Martyrs, suffered under Julian the Apostate , 362, commemorated on 10 May. Gordianus was a judge but was so moved by the sanctity and sufferings of the saintly priest, Januarius, he embraced Christianity with many of his household. Being accused before his successor, or as some say before the prefect of the city, Apronianus, he was cruelly tortured and finally beheaded. His body was carried off by the Christians, and laid in a crypt on the Latin Way beside the body of St. Epimachus, who had been recently interred there. The two saints gave their name to the cemetery, and have ever since been joined together in the veneration of the Church. There is another Gordianus who suffered martyrdom (place uncertain) with two companions, and commemorated 17 September (Acta SS., XLV, 483); and a third, commemorated on 13 Sept, who with several companions was martyred in Pontus or Galatia (Acta SS XLIV, 55).
There are also several martyrs named Epimachus, and, owing to the meagreness of the information possessed concerning them less careful writers have confounded them greatly while the greater hagiologists are unable to agree as to their number or identity. The Bollandists mention five saints of this name: A martyr commemorated by the Greeks on 6 July, (Acta SS., XXIX, 280); (2) Epimachus and Azirianus martyrs venerated by the Copts and Abyssinians on on 31 Oct., (Acta SS., LXI, 684); (3) Epimachus of Pelusium in Egypt, venerated by the Greeks on 31 Oct. (Acta SS., LXI, 704); (4) Epimachus and Alexander, martyred at Alexandria in the persecution of Decius, commemorated in the Latin Church on 12 Dec.; Epimachus whose body with that of St. Gordianus, is honoured at Rome on 10 May. Most of the great writers have denied the existence of an Epimachus martyred at Rome, and account for the relics honoured there by asserting that the body of the Alexandrian Epimachus was transported thither shortly before the martyrdom of St. Gordianus Remi de Buck, the learned Bollandist, however, maintains that the evidence for the Roman Epimachus is too strong to be doubted, while he rejects the pretended translation of the relics of Epimachus of Alexandria.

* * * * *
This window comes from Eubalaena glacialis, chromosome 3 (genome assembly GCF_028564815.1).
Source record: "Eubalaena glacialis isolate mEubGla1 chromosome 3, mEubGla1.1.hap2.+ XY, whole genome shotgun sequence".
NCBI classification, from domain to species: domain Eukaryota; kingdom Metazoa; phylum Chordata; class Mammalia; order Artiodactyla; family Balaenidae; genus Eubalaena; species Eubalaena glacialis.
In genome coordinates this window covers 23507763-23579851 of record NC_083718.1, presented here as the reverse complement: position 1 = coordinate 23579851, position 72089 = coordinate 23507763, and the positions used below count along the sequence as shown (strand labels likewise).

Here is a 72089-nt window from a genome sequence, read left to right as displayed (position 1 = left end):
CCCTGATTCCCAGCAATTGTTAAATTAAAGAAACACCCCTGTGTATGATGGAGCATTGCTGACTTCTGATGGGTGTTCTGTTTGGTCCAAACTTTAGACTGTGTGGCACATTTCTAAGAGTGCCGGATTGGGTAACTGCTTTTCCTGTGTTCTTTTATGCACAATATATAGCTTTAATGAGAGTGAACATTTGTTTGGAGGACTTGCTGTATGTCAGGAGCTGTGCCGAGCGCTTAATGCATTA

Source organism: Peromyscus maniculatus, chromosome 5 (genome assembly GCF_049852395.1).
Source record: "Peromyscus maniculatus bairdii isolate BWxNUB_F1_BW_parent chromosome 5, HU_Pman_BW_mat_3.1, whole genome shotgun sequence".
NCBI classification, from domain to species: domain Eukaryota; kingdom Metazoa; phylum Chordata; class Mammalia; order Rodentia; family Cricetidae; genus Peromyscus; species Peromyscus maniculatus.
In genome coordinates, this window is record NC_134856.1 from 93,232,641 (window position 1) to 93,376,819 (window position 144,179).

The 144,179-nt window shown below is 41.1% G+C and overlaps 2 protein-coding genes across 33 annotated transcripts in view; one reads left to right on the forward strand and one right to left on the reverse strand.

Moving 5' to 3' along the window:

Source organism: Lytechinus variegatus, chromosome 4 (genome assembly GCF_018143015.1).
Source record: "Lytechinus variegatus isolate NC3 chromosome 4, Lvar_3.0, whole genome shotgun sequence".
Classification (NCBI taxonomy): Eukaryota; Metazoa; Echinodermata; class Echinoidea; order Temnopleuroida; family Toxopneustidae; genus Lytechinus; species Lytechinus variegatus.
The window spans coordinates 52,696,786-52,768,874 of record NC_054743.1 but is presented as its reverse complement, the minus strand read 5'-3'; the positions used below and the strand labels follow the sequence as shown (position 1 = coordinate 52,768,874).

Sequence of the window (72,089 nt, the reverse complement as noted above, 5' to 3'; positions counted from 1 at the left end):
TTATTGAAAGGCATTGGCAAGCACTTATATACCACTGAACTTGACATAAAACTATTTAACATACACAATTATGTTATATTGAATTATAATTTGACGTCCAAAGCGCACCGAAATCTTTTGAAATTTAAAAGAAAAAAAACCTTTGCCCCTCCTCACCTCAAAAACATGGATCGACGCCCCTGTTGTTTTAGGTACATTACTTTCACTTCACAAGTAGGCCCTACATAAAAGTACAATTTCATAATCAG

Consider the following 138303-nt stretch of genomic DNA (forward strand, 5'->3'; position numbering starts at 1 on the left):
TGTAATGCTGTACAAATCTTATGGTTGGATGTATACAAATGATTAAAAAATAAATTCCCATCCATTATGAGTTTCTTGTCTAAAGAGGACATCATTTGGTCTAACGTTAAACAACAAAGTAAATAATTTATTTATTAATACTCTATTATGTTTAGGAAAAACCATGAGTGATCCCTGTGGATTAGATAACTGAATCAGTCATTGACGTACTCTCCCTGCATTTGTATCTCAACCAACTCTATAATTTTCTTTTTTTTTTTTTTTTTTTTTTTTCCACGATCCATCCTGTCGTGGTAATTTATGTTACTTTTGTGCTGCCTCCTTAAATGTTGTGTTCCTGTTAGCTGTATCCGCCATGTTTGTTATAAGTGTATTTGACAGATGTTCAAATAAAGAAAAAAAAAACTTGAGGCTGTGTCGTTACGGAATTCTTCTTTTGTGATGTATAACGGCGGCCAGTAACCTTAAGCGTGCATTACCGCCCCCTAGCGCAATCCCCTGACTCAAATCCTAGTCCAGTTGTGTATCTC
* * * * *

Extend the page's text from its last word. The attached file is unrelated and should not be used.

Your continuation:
The Catholic Encyclopedia is the most comprehensive resource on Catholic teaching, history, and information ever gathered in all of human history. This easy-to-search online version was originally printed in fifteen hardcopy volumes.
Designed to present its readers with the full body of Catholic teaching, the Encyclopedia contains not only precise statements of what the Church has defined, but also an impartial record of different views of acknowledged authority on all disputed questions, national, political or factional. In the determination of the truth the most recent and acknowledged scientific methods are employed, and the results of the latest research in theology, philosophy, history, apologetics, archaeology, and other sciences are given careful consideration.
No one who is interested in human history, past and present, can ignore the Catholic Church, either as an institution which has been the central figure in the civilized world for nearly two thousand years, decisively affecting its destinies, religious, literary, scientific, social and political, or as an existing power whose influence and activity extend to every part of the globe. In the past century the Church has grown both extensively and intensively among English-speaking peoples. Their living interests demand that they should have the means of informing themselves about this vast institution, which, whether they are Catholics or not, affects their fortunes and their destiny.
Copyright © Catholic Encyclopedia. Robert Appleton Company New York, NY. Volume 1: 1907; Volume 2: 1907; Volume 3: 1908; Volume 4: 1908; Volume 5: 1909; Volume 6: 1909; Volume 7: 1910; Volume 8: 1910; Volume 9: 1910; Volume 10: 1911; Volume 11: - 1911; Volume 12: - 1911; Volume 13: - 1912; Volume 14: 1912; Volume 15: 1912
Catholic Online Catholic Encyclopedia Digital version Compiled and Copyright © Catholic Online